Shortbread

Moving house has forced me to face an uncomfortable fact: I have, at a guess, 20 bags of various sorts of flour stashed away in the pantry. Of these, about ten are half-used bags of plain and self-raising flour: I have a bad habit of forgetting how much flour I have and, on deciding to bake a cake, will generally go out and buy a new bag before checking in the cupboard. Clearly, my hoarding instinct knows no bounds (I haven’t even mentioned the sugar stash, have I?).

Feeling in need of a simple way to use up at least some of this flour mountain, I turned to my grandmother’s shortbread recipe. Now, my grandmother could bake for Scotland. Growing up in an isolated croft on the Isle of Mull, with no shops nearby, she was responsible for baking the soda scones which acted as bread for the whole family. This meant at least two daily scone-making sessions, every day, for years. Unsurprisingly, she became particularly skilled, both at this and at baking in general: the scones themselves were wonderful, but she also made pancakes (the proper, small kind), a sticky, dark gingerbread and many other things that I can only hope to emulate. This is her version of traditional Scottish shortbread, and it’s the only recipe we use in our family. I remember eating shortbread elsewhere as a small girl, and being bitterly disappointed that it was so dry and dull: surely that wasn’t right?

The key ingredient in this recipe is the cornflour, which helps to keep the shortbread moist and toothsome.

Finished shortbread: don’t eat it all at once!

You will need:

  • 9 oz (250 g) plain flour
  • 4 oz (110 g) cornflour
  • 8 oz (225 g) butter
  • 4 oz (110 g) caster sugar
  • A small baking tin, about 20 cm by 30 cm

I should note that I typically bake in Imperial measurements, and in this case I have converted the quantities in the original recipe using the table here.

Pre-heat the oven to 150 C and grease the baking tin. Cream the butter and sugar together (I tend to soften the butter slightly to make this easier). Sift the plain flour and the cornflour together and them add gradually to the butter and sugar mixture. The recipe is most emphatic that you should use a metal spoon to do this. I generally use my hand: you want to work the dough together almost as if you were making pastry, but be aware that it will get quite flaky and crumbly as more flour goes in.

Shortbread, partially mixed. As you can see, it’s starting to get flaky, but it’s still holding together like a pastry dough in parts.

Once you have added all the flour, turn the dough out into the greased tin, and spread it out into an even layer, pressing it down firmly with the heel of your hand. Prick it all over with a fork, place in the oven and bake it for about 30 minutes, until it is, in the words of the recipe, “a light golden colour”.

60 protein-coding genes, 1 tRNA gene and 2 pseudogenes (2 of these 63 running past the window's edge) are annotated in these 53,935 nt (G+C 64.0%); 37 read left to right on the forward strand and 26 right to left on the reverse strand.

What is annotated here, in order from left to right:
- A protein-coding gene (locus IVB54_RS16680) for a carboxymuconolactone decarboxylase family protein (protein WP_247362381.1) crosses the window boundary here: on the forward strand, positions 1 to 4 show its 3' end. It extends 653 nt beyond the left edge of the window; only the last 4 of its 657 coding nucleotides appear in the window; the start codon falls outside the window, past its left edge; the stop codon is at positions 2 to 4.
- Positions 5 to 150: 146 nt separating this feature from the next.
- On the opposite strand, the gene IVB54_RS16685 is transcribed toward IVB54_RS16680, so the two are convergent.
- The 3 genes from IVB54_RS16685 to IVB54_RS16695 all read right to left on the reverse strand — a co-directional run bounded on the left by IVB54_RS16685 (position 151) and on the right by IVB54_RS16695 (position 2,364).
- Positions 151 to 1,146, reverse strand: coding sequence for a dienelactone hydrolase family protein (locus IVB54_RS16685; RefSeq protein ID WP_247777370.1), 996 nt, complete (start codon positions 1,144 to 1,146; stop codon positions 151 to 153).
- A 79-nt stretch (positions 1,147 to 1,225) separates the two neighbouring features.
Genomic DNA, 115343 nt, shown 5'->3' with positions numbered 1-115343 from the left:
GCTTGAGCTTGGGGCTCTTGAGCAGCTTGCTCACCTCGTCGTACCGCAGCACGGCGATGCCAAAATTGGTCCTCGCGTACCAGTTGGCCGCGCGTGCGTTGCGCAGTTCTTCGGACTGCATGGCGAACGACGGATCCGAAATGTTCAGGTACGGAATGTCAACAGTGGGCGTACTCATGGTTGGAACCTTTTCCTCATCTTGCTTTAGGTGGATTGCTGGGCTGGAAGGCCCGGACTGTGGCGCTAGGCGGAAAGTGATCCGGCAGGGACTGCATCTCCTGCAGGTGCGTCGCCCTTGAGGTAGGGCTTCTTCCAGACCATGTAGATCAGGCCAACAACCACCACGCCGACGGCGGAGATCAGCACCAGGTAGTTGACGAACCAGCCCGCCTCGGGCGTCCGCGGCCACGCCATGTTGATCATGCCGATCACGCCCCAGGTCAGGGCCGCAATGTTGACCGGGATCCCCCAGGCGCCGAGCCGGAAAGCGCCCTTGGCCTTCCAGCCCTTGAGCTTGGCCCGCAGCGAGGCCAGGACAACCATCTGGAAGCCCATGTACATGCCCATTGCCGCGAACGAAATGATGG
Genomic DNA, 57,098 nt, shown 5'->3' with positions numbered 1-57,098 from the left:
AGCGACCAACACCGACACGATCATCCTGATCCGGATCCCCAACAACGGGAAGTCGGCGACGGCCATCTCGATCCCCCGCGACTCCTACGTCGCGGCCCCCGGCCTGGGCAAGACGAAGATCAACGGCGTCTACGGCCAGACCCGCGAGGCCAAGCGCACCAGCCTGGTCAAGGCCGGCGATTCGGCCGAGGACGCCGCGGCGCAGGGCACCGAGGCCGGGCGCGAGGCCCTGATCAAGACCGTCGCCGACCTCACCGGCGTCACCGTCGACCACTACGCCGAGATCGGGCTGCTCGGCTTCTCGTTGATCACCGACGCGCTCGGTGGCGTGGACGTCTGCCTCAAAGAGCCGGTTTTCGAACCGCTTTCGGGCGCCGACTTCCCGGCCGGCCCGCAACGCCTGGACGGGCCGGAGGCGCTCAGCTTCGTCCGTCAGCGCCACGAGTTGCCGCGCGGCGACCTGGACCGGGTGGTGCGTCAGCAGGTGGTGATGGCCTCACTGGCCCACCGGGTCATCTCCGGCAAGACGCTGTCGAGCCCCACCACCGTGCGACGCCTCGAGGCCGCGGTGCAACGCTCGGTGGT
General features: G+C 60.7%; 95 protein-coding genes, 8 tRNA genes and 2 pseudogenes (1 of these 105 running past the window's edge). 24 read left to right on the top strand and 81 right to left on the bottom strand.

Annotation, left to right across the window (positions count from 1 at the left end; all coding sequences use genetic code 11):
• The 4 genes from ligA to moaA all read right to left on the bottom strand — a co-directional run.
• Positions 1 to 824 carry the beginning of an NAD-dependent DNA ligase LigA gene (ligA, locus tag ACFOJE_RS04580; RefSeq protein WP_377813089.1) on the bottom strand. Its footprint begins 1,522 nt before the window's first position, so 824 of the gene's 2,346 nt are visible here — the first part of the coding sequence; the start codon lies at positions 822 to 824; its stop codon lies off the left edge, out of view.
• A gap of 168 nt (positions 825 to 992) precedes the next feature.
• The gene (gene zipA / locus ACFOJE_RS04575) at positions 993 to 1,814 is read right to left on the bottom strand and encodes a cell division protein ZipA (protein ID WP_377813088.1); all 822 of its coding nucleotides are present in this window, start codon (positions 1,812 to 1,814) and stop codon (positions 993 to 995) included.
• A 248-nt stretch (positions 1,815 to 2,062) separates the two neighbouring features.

My grandmother’s recipe notebook is known for its somewhat obscure instructions: in the case of the shortbread, it can be pretty hard to tell when the colour is right, as it doesn’t actually change that much. Here are my “before” and “after” photos, to help you judge the difference.

Before baking

After baking: note that the colour is slightly paler, and the texture is rougher.

After removing the shortbread from the oven, sprinkle the surface with caster sugar. Mark it out into squares while it is still in the tin using a dinner knife. Leave it to cool, still in the tin: it will crumble if you try to take it out while it’s still warm.

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5 thoughts on “Shortbread

  1. Love your introduction to the recipe. Julie Powell / Julia Child is all I’m saying!
    Can’t read the recipe itself properly now as I’m on holiday in Lyon, France, staying there with a friend who works at the uni for a year.
    We’re out to discover the realms of Lyon’s culinary treasures noenetheless. There are countless exquisite specialities waiting to be tasted. They favour variety meat (entrails) – not my cup of tea if I may say so – but also lots of different kinds of sausages which are more to my liking. And those simply DIVINE pastries that can be found in pretty much every boulangerie-patisserie in France! J’adore! I breakfasted on an Éclair. Greetings, B.

  2. Have a wonderful time in Lyon: I’m afraid I’m be head-first into the offal if I was there, as I’m a bit of a fan. I’m still eyeing up those trotters in the market! Éclairs sound pretty wonderful too, though…

  3. I am at a friend’s house once more, this time in Bonn, the former capital, and we are just about to try your grandmother’s short bread recipe. My friend is a talented baker so I have no fear of it’s turning out well. Orange-glazed cinnamon buns from a charming Amercian mystery novel (a cat lends a hand for the crucial bit of information that allows for the mystery to be solved) are to be had on the side (also simply to die for!).

    My friend Simone says hello!

    B.

  4. Pingback: Winter nibbles: spiced biscuits | Biographia Domestica

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